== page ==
A local favorite taco stand has reopened with a permanent storefront.
Brothers Luis and Irving Macias two weeks ago opened Tacos 2Day, which previously did business as Lonchera Dos Hermanos in the parking lot of the Montrose Home Depot.
Tacos 2Day, located at 1222 E. Main St., serves tacos and mariscos (seafood), like ceviche.
“We didn’t know where it was going to go,” Luis said of the original business, a food trailer. “But what it led to was really good. Everything went really well with it.”
Luis and Irving have worked in kitchens and restaurants all over the West Slope and beyond. Originally from Chihuahua, Mexico, the brothers both moved to Colorado and attended Ouray High School. They gained their experience over the past 20+ years or so as they’ve worked in restaurants as far away as the Netherlands.
Lonchera Dos Hermanos was their first joint business venture, and it went better than they could have expected. But their success was a credit to their experience, their passion for cooking and their business savvy.
Opening a food trailer
They found the food trailer in Delta, bought it, then invested in replacing everything inside. They worked out of a parking lot, but Luis said they ran it like a real restaurant. They had a tent and seating outside, and they ran their trailer like a commercial kitchen you might see in a brick-and-mortar restaurant.
“We started building it up little by little,” Luis said. “We spent like three months that winter just to get it built, and we started in. We were like ‘yeah, lets’s go for it.’”
The owners of the parking lot were OK with them parking there, for which they said they were grateful. They picked that spot after doing research on the busiests parts of town. They wanted to be south enough that they could capture traffic from Telluride and Ouray; but it’s also a good spot in that it’s close enough to the center of Montrose.
They understood the two most important things in serving food are flavor and service. They strove to do well with both, and soon it paid off.
“Most people don’t realize, but we worked it like a restaurant,” Luis said. “We had our hours, and they were from 11 (a.m.) to 7 (p.m.) every day, no matter what. We never closed when our business hours were set.”
They also utilized the internet. Their food was available on DoorDash and more, which helped increase their footprint in Montrose. You could be on the other side of town and still have Lonchera Dos Hermanos food.
“It is a food truck, but then again, it was like a physical location,” Luis said. “So people always knew where we were.”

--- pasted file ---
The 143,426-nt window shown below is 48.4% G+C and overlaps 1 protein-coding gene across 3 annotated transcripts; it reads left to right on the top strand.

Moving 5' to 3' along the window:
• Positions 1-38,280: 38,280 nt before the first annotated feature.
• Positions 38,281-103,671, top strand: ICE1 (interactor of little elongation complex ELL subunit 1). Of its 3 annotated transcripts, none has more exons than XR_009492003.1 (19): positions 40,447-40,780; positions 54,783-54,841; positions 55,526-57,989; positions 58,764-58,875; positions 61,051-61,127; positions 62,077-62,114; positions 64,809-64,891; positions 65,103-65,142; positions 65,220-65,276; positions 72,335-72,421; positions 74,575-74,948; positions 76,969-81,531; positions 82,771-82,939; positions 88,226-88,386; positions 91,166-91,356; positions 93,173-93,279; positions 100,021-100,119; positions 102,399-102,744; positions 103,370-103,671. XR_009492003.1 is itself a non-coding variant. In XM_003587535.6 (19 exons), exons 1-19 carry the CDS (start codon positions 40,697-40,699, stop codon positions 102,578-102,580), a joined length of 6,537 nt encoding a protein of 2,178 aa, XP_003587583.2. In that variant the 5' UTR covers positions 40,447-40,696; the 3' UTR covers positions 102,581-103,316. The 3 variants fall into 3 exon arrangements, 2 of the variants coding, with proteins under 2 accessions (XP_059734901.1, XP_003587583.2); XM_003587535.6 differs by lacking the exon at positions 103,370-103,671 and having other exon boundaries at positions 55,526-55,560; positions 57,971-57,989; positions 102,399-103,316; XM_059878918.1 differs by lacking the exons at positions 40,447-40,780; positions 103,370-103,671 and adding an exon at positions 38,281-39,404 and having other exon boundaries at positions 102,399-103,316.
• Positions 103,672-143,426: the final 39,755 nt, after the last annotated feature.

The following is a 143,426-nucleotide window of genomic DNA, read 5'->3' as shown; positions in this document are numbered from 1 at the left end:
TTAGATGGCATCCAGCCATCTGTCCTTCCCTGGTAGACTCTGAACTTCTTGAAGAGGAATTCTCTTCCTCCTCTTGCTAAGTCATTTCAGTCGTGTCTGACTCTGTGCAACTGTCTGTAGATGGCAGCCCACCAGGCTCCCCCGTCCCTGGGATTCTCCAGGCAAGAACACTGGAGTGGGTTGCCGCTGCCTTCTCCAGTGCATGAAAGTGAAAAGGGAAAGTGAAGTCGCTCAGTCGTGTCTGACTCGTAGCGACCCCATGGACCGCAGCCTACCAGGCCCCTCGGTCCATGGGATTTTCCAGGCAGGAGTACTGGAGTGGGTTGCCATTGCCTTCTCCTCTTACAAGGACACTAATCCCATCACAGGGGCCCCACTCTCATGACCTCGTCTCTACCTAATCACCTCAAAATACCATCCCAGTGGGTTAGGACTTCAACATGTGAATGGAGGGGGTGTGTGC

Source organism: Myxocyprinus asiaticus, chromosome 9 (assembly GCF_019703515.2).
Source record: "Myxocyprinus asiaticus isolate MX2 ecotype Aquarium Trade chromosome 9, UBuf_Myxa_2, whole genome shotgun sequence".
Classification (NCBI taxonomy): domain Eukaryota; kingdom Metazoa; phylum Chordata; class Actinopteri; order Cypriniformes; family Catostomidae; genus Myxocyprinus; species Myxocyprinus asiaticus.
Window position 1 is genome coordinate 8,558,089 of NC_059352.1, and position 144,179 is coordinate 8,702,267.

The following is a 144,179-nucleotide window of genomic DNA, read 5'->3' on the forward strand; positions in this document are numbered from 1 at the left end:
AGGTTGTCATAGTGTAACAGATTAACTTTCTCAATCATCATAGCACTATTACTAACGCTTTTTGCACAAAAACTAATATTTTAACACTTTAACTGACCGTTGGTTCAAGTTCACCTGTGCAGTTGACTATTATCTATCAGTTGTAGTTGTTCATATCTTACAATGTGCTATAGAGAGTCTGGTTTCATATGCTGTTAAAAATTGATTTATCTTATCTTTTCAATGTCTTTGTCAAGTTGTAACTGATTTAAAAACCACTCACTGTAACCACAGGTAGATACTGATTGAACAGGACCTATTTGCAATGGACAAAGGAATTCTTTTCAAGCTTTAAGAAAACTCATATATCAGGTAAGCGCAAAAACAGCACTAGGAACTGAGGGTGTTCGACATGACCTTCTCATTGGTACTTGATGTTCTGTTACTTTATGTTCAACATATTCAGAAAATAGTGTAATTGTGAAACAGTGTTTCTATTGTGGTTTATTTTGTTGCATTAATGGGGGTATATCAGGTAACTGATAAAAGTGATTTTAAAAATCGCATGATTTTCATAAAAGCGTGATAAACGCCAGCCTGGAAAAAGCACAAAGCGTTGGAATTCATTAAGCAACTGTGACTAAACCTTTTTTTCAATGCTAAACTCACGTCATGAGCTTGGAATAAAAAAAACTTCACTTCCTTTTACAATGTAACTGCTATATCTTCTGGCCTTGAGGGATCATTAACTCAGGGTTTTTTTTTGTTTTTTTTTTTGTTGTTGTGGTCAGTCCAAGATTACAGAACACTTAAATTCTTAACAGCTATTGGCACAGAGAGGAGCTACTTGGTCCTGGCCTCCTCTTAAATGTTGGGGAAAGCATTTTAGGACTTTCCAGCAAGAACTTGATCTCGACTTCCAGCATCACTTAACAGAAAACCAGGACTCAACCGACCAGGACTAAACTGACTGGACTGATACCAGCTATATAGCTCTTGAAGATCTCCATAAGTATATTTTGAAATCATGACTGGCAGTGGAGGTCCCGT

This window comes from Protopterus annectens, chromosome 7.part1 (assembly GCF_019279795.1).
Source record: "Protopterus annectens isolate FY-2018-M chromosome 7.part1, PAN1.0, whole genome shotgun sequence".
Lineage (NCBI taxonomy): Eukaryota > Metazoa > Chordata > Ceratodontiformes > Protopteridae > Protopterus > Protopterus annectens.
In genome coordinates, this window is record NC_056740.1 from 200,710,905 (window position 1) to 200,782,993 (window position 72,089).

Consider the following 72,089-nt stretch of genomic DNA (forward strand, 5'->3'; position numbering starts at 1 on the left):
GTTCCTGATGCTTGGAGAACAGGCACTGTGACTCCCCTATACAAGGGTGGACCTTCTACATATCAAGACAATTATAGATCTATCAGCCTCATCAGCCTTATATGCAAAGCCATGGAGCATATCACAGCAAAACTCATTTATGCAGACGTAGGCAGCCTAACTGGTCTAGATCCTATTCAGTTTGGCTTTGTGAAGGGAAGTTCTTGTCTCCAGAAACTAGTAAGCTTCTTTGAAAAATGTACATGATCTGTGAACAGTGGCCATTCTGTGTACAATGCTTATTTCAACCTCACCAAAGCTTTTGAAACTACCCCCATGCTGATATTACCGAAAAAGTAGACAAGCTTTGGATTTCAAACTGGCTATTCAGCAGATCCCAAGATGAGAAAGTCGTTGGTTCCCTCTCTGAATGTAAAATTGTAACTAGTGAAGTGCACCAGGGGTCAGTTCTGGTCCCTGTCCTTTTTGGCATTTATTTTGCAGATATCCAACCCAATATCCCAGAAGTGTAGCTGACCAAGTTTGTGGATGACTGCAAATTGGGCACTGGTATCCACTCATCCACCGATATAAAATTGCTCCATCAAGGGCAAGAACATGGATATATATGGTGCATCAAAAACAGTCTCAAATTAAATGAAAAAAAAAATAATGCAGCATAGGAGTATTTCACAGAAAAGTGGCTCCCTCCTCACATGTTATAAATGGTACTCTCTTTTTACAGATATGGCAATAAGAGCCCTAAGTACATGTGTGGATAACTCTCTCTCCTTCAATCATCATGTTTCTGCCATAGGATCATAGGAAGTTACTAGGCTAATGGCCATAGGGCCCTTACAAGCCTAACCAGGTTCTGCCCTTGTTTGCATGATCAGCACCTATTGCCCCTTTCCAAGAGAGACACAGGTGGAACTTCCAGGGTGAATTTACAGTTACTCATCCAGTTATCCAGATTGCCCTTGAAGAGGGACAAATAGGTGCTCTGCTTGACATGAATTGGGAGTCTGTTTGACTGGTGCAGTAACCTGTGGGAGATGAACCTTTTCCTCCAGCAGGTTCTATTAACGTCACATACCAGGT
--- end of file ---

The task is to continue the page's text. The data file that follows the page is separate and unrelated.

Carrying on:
When they realized they were outgrowing their trailer, Luis said, they were doing about $40-$50,000 a month in sales.
Then two months ago, they closed the food trailer. Customers around town wondered where they went. A sign on the trailer told customers they would be reopening on Main Street.
A new era
The food trailer was only open for about 2.5 years before they decided to open Tacos 2Day. The new space allows for more cooks as well as servers and food runners.
Their goal is to run Tacos 2Day like a sit-down restaurant, and their first two weekends, without any advertising, were busier than they expected.
A post on the Montrose Message Board alerted taco lovers to the new location, and they weren’t quite ready; but they accommodated everyone with a limited menu during that soft opening.
Most of the Mexican food you see in Montrose and in Colorado is Southwest style or Tex-Mex, and the Macias brothers wanted to have more authentic Mexican flavors.
The name Tacos 2Day, Luis said, was an idea to make their restaurant more accessible.
“Most of the Hispanic community understood (Lonchera Dos Hermanos), but then again, the rest of the community didn’t necessarily,” he said.
Prices at Lonchera Dos Hermanos are reasonable. You can get four of any of their tacos for $15. They also serve beer and have a patio.
In total, they have seven people working at Tacos 2Day, including themselves.
Luis said his real passion is fusion food. He said he likes to marry flavors from different cultures together. One day, ideally, he would own a Mexican-Korean fusion restaurant.
For now, they’re content with what they have. But that doesn’t mean they’re without goals.
“In two years, I hope to have multiple branches,” Luis said. “But we are going to take it at a slow pace for now. We hope to be able to move into a bigger location.”
In 10 years, they hope to be in the “Big Leagues” of restauranteering. They want to be able to present their flavorful food to as many people as possible.
“We just enjoy being able to make people happy by serving them food,” Luis said.
But they’ll be flexible along the way.
Luis’ favorite saying is “be like water,” which comes from legendary martial artist Bruce Lee.
“If water is in a teapot, it becomes a teapot,” Luis said. “It can bend and take shape to wherever it is. And that’s what I try to do.”
Justin Tubbs is the Montrose Business Times editor. He can be reached by email at firstname.lastname@example.org or by phone at 970-765-0915 or mobile at 254-246-2260.